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What your stool tells about your gut health



What your stool tells about your gut health

Going to the bathroom can be a good indicator of bowel health. Watching your stool can help identify problems with your bowel health early. Bowel movements can be an indication of illness if there is a change in bowel habits.

A change in the color and consistency of the stool may be due to bowel problems, which in turn can affect overall well-being and indicate a more serious condition. For these reasons, stool observation is important and recommended.

 

Stool types and signs

Problems in the digestive tract can be identified by more than just the type of stool. Related intestinal health problems are often accompanied by symptoms such as fatigue, abdominal cramps, unexplained weight loss and other signs of physical discomfort.

However, observation of stool can serve as a reliable indicator of health problems. Hard stools are a clear sign of constipation and inadequate fluid intake. Frequent, loose stools, on the other hand, are a sign of diarrhea. Both may be due to diet or lifestyle - or may be a symptom of an underlying condition.

  • Bright red blood in the stool is usually an indication of bleeding in the lower intestinal tract, such as the colon or rectum. It could also be due to hemorrhoids or be a sign of colon or rectal cancer.
  • ​Dark tarry and sticky stools usually result from bleeding in the upper intestinal tract. The characteristic of the stool is called melena when the blood has undergone changes in the digestive tract. Dark stools may also be a symptom of a temporary or chronic digestive disorder or the result of a diet too high in fat.
  • Black stools may indicate bleeding in the upper intestinal tract, such as the stomach. The person may also be taking medication, such as iron supplements.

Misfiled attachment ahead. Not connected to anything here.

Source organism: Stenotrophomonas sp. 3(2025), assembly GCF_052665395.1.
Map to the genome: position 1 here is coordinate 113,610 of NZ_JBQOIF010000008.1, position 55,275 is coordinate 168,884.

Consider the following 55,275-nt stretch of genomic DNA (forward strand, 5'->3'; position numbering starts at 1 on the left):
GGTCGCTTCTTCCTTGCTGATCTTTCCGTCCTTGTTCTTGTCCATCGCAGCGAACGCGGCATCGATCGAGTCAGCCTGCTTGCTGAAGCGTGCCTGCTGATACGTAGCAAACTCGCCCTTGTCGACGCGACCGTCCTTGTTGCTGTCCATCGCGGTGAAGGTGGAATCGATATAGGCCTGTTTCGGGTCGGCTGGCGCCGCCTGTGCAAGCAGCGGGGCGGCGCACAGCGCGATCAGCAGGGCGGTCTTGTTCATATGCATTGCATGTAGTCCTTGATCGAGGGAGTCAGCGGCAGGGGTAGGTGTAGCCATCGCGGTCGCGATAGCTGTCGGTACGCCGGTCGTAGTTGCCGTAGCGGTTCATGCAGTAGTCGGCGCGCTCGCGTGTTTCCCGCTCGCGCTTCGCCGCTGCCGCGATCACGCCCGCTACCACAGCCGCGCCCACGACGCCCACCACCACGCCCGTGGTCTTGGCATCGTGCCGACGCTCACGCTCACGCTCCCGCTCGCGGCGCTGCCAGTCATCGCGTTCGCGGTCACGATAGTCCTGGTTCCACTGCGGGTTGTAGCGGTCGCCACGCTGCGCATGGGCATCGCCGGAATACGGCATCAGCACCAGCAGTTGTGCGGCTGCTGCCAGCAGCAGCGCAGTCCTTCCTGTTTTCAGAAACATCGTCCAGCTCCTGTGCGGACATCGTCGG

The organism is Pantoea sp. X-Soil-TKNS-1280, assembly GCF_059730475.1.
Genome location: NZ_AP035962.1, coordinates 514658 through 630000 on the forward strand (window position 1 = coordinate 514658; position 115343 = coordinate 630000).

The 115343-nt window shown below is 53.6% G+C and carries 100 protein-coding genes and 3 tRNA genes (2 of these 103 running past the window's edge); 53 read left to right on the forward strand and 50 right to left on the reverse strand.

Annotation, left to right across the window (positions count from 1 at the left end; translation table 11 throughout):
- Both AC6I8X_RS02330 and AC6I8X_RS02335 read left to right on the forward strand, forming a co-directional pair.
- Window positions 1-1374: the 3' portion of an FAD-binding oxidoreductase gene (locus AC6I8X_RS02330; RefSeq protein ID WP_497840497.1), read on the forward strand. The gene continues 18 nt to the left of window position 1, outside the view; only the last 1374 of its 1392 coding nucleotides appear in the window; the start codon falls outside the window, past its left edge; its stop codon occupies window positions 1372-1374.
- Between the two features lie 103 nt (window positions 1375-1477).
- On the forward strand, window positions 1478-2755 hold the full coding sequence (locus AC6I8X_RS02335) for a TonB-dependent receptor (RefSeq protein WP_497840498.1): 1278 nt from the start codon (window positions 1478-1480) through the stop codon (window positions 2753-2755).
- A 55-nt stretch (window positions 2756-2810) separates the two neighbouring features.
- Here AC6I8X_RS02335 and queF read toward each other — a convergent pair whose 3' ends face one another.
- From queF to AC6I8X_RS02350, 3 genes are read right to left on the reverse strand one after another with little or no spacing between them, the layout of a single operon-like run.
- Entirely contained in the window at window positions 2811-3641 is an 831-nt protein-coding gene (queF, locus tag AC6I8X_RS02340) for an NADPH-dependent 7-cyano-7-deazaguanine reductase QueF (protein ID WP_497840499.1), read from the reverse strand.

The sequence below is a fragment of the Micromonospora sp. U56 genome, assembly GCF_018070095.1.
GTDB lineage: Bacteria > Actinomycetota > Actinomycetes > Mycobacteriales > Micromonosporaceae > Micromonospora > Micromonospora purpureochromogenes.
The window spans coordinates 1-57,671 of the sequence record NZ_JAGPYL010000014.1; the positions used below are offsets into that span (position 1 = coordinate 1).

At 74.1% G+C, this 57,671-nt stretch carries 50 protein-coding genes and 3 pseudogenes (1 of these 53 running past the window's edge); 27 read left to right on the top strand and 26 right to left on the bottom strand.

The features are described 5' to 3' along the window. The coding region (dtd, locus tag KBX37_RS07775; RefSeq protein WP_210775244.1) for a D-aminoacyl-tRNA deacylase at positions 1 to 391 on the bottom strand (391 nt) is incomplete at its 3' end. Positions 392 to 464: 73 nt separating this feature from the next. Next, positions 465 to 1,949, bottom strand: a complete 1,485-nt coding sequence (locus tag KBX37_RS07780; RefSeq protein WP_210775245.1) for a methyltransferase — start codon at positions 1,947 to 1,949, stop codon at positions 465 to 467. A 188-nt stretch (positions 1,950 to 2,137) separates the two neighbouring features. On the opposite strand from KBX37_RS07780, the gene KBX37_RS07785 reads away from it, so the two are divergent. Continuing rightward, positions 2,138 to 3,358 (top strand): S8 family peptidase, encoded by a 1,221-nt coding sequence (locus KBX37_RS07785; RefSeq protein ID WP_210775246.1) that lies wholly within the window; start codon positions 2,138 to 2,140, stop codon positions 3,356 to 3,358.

• Pale, bulky, greasy, unpleasant stools are an indication of liver or gallbladder problems.
  • Green stools might be experienced without any other symptoms. Leafy green vegetables or food coloring likely are the cause. If occurring with other symptoms, such as consistent diarrhea or vomiting that does not improve, green stool could indicate a condition such as Crohn's disease or irritable bowel syndrome.
  • Yellow, greasy, foul-smelling stool indicates excess fat in the excretions, such as due to malabsorption disorder.

 

How to maintain gut health?
  •  Eat a healthy diet: Eat plenty of vegetables, fruits and whole grains. Such a diet is high in nutrients and fiber and is associated with a lower risk of colon and rectal cancer.

Red meats such as beef, pork and lamb have also been linked with an increased risk of colorectal cancer. The same warning applies to processed meats such as hot dogs, sausages and midday meals such as cooked meats, cold cuts, charcuterie and deli meats.

  • Get regular exercise: If you are not physically active, you may have a greater chance of developing colorectal cancer. Being more active can help lower your risk.
  • Watch your weight: Being overweight or obese increases your risk of developing colon or rectal cancer. A healthier diet combined with more physical activity can help control body weight and thus lower the risk of colorectal cancer.
  • Don’t smoke: People who have smoked for a long time have a higher risk of developing colon or rectal cancer than non-smokers.
  • Avoid alcohol: Alcohol consumption is associated with a higher risk of colorectal cancer. It's best not to drink alcohol at all. If you do, however, the American Cancer Society recommends no more than two drinks a day for men and one drink a day for women.

 

 

Be proactive:

If you are over 45 years of age, we recommend that your annual health screening includes a stool exam and an occult blood test, to detect blood that is not visible. Colonoscopy screenings for healthy individuals should be scheduled in 5 year intervals.

 

How Bumrungrad specialists can assist in ensuring gut health

Specialized Bumrungrad doctors and clinics examine and evaluate any concerns about bowel health. Patients can rely upon a comprehensive diagnosis and are provided with recommended treatment options to ensure bowel health.

 

Colorectal Surgery Center

3rd floor, Building B, North wing
Tel 02 011 2351-2 (8:00 - 18:00 hrs.)
Tel 1378 (20:00 - 8:00 hrs.)
E-mail: [email protected]
 

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